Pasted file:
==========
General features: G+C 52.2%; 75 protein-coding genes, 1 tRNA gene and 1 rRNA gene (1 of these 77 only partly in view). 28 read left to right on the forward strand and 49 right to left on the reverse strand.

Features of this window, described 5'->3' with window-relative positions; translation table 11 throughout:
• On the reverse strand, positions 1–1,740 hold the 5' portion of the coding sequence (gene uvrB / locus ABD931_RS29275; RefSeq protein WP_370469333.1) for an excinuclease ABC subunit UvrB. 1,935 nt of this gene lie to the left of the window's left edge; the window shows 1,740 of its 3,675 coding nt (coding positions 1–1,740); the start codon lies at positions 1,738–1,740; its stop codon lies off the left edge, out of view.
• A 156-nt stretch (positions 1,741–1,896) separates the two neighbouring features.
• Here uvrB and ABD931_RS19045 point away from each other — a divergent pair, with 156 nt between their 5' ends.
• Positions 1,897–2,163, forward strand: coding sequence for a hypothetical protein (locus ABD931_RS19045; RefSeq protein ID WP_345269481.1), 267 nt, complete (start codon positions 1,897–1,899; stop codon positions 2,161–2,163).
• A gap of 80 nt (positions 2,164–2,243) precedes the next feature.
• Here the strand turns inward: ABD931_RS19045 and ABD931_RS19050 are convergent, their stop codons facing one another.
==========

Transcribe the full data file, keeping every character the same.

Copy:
General features: G+C 52.2%; 75 protein-coding genes, 1 tRNA gene and 1 rRNA gene (1 of these 77 only partly in view). 28 read left to right on the forward strand and 49 right to left on the reverse strand.

Features of this window, described 5'->3' with window-relative positions; translation table 11 throughout:
• On the reverse strand, positions 1–1,740 hold the 5' portion of the coding sequence (gene uvrB / locus ABD931_RS29275; RefSeq protein WP_370469333.1) for an excinuclease ABC subunit UvrB. 1,935 nt of this gene lie to the left of the window's left edge; the window shows 1,740 of its 3,675 coding nt (coding positions 1–1,740); the start codon lies at positions 1,738–1,740; its stop codon lies off the left edge, out of view.
• A 156-nt stretch (positions 1,741–1,896) separates the two neighbouring features.
• Here uvrB and ABD931_RS19045 point away from each other — a divergent pair, with 156 nt between their 5' ends.
• Positions 1,897–2,163, forward strand: coding sequence for a hypothetical protein (locus ABD931_RS19045; RefSeq protein ID WP_345269481.1), 267 nt, complete (start codon positions 1,897–1,899; stop codon positions 2,161–2,163).
• A gap of 80 nt (positions 2,164–2,243) precedes the next feature.
• Here the strand turns inward: ABD931_RS19045 and ABD931_RS19050 are convergent, their stop codons facing one another.